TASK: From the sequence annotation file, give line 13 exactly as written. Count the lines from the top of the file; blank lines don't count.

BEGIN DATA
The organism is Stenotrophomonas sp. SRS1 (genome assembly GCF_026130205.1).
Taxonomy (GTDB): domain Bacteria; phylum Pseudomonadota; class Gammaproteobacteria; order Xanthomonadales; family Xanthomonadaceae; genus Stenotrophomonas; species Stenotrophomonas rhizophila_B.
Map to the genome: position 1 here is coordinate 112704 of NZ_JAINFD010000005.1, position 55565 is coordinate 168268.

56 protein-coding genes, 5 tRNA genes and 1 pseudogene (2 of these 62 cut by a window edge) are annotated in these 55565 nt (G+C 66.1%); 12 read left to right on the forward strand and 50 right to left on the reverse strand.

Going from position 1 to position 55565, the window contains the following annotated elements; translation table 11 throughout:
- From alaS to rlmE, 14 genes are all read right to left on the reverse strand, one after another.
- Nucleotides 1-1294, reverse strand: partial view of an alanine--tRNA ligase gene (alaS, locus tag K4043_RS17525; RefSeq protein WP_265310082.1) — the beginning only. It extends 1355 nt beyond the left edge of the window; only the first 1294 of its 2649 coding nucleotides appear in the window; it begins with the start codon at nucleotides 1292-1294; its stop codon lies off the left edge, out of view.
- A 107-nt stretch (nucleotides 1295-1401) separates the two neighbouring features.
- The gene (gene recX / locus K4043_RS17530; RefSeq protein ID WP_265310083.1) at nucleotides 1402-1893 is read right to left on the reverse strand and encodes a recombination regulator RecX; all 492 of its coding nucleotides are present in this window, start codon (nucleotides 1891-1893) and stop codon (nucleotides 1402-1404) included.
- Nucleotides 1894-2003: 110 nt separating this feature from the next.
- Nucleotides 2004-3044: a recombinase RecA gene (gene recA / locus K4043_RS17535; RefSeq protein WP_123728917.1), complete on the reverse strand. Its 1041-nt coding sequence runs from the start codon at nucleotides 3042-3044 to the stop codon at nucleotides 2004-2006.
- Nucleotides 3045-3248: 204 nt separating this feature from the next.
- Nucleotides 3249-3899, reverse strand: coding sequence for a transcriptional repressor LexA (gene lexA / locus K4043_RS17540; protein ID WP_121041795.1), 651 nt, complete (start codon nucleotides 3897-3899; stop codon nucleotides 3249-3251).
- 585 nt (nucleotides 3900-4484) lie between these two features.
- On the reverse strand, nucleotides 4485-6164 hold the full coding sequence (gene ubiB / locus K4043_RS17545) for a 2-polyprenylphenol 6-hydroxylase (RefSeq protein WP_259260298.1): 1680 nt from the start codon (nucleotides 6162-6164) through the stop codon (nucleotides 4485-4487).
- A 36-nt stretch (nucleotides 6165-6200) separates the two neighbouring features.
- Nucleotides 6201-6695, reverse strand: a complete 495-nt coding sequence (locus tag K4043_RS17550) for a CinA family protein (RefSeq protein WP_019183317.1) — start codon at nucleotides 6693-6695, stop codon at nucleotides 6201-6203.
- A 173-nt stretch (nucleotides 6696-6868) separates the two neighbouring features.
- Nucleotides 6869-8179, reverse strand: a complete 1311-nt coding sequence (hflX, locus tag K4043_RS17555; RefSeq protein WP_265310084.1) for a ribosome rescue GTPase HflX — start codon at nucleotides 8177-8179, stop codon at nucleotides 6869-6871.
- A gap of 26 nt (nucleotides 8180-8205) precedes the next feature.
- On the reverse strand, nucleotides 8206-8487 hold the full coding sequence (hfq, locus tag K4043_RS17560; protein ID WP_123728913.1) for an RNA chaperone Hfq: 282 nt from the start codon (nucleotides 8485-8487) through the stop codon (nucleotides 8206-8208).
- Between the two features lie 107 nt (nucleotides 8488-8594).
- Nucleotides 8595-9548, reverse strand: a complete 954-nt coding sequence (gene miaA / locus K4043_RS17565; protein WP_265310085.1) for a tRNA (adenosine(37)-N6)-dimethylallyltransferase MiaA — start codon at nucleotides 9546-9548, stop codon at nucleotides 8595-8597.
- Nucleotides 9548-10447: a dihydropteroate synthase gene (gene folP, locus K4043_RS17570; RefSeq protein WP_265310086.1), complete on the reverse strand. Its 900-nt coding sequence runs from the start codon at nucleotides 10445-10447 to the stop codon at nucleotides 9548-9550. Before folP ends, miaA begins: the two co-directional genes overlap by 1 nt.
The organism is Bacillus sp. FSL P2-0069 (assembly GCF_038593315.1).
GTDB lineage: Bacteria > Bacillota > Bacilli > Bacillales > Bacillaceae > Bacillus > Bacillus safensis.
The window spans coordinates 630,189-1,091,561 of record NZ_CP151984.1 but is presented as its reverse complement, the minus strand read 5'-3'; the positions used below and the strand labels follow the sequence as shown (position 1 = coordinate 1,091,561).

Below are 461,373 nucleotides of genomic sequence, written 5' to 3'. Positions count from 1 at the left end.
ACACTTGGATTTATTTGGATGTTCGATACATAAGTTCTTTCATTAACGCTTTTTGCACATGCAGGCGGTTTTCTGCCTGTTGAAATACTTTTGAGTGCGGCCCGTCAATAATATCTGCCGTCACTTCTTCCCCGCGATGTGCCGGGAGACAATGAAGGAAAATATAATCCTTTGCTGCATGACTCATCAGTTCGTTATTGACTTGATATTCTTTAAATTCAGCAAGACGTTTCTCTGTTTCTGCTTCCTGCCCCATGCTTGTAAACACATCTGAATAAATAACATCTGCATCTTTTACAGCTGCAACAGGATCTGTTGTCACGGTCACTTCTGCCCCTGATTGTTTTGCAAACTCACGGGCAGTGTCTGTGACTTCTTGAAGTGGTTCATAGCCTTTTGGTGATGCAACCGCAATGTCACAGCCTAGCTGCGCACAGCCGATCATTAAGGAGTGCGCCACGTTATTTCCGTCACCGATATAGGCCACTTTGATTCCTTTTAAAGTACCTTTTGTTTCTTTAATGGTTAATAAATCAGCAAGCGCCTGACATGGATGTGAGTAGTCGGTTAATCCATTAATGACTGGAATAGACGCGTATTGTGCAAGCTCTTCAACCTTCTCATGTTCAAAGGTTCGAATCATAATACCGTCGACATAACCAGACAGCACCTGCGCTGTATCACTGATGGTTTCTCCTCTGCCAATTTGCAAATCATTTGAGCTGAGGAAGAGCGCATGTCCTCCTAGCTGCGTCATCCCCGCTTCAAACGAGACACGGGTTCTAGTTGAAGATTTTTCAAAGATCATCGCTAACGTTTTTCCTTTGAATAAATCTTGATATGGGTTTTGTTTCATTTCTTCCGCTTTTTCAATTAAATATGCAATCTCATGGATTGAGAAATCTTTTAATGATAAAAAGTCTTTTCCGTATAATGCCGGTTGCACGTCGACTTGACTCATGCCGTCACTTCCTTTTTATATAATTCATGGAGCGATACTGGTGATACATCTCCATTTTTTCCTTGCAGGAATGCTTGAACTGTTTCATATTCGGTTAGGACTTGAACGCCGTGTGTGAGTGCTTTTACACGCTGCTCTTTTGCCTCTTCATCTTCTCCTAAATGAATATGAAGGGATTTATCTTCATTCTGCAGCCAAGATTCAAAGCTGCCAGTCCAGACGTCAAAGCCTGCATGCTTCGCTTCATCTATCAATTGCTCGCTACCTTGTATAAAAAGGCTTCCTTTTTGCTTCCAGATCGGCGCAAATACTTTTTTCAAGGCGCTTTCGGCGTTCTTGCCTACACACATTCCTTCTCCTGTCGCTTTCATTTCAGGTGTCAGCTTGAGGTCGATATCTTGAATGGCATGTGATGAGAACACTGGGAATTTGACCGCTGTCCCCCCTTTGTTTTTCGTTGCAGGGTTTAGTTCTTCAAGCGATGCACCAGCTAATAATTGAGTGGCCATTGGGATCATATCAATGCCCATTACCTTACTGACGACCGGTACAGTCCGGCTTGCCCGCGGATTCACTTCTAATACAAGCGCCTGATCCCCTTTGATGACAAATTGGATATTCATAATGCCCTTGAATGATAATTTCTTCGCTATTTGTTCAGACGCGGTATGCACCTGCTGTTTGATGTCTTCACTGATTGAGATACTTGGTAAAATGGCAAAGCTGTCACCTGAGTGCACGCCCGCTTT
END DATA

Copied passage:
- Nucleotides 3249-3899, reverse strand: coding sequence for a transcriptional repressor LexA (gene lexA / locus K4043_RS17540; protein ID WP_121041795.1), 651 nt, complete (start codon nucleotides 3897-3899; stop codon nucleotides 3249-3251).